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Constant-Delay Enumeration for Nondeterministic Document Spanners
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README.md

Constant-Delay Enumeration for Nondeterministic Document Spanners

This tool allows you to find efficiently all matches of a regular expression in a string, i.e., find all contiguous substrings of the string that satisfy the regular expression (including overlapping substrings).

The tool is being actively developed and has not been thoroughly tested yet. Use at your own risk.

It is the reimplementation of the previous Python prototype.

Requirements

It has been tested and developed using rustc 1.34 and cargo 1.34. It will not work with older Rust versions shipped by some Linux distributions, e.g., with version 1.32. You can check your rust version with rustc --version, and install manually a more recent Rust version from the Rust website.

Specific library requirements can be found in Cargo.toml and Cargo.lock.

Usage

The quickest way is to run the program through Cargo.

# Display all occurences of a pattern (regexp) in a file
cargo run --release -- [regexp] [file]
cat [file] | cargo run --release -- [regexp]

# For instance, this example will match 'aa@aa', 'aa@a', 'a@aa' and 'a@a'
echo "aa@aa" | cargo run --release -- ".+@.+"

# List optional parameters
cargo run -- --help

# Run unit tests
cargo test

The matches displayed correspond to all distincts substrings of the text that match the given pattern. If the pattern contains named groups, the tool will output one match for each possible assignment of the groups.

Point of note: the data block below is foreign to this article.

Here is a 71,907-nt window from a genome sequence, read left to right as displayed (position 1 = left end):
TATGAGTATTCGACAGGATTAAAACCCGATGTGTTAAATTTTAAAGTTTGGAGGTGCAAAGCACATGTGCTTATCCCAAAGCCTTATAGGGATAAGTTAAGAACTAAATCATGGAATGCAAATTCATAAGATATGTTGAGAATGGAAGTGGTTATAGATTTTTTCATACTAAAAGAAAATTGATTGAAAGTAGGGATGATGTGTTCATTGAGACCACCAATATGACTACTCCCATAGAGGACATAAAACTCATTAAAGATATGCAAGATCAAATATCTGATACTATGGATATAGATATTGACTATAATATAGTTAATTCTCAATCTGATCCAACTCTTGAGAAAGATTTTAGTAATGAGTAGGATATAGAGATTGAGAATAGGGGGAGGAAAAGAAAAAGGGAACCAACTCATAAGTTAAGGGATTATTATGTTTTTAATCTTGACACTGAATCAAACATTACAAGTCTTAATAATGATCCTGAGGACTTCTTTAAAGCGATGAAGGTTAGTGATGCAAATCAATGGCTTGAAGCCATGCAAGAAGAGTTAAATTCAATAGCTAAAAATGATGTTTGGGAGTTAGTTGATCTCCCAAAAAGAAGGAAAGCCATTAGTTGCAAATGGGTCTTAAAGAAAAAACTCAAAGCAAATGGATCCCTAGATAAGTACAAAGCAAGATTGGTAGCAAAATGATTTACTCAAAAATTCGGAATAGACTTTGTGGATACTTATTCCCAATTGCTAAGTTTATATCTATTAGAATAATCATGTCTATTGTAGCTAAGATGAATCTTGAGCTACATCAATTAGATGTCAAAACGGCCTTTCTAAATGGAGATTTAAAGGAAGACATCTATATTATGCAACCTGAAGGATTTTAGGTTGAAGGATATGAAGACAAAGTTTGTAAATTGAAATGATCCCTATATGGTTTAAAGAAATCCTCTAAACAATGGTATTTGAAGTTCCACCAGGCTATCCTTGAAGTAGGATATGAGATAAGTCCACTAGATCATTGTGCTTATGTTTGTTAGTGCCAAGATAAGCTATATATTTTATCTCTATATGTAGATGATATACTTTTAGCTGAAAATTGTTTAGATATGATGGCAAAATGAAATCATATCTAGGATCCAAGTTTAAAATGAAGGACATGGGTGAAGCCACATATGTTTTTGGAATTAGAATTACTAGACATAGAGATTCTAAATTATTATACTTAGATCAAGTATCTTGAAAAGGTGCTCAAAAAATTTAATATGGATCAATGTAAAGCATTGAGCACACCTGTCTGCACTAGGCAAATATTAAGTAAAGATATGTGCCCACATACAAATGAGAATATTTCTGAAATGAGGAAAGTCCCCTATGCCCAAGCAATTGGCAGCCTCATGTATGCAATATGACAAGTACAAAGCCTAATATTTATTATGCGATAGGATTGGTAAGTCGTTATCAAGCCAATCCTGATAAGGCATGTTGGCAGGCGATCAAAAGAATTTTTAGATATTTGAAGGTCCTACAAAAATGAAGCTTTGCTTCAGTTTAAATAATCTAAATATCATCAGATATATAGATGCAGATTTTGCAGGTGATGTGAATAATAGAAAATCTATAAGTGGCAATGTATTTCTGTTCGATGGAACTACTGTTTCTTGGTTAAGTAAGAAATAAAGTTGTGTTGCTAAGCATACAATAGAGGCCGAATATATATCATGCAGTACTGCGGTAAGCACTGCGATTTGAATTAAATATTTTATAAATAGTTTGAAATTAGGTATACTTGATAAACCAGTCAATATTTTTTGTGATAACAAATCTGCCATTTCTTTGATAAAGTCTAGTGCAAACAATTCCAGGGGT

Named groups

You can define named groups as follows: (?P<group_a>a+)(?P<group_b>b+). This example will extract any group of a's followed by a group of b's.

The group named match has a special behaviour, it can be used to match only the part captured by this group. For example:

  • (?P<match>\w+)@\w+ will enumerate the left parts of any feasible email address
  • ^.*(?P<match>\w+@\w+).*$ is equivalent to \w+@\w+

Supported Syntax for Regular Expressions

The tool supports the same syntax as the Rust's regex crate, which is specified here, except for anchors, which are not implemented yet.

Underlying Algorithm

The algorithm used by this tool is described in the research paper Constant-Delay Enumeration for Nondeterministic Document Spanners, by Amarilli, Bourhis, Mengel and Niewerth.

It has been presented at the ICDT'19 conference.

The tool will first compile the regular expression into a non-deterministic finite automaton, and then apply an enumeration algorithm. Specifically, it will first pre-process the string (without producing any matches), in time linear in the string and polynomial in the regular expression. After this pre-computation, the algorithm produces the matches sequentially, with constant delay between each match.

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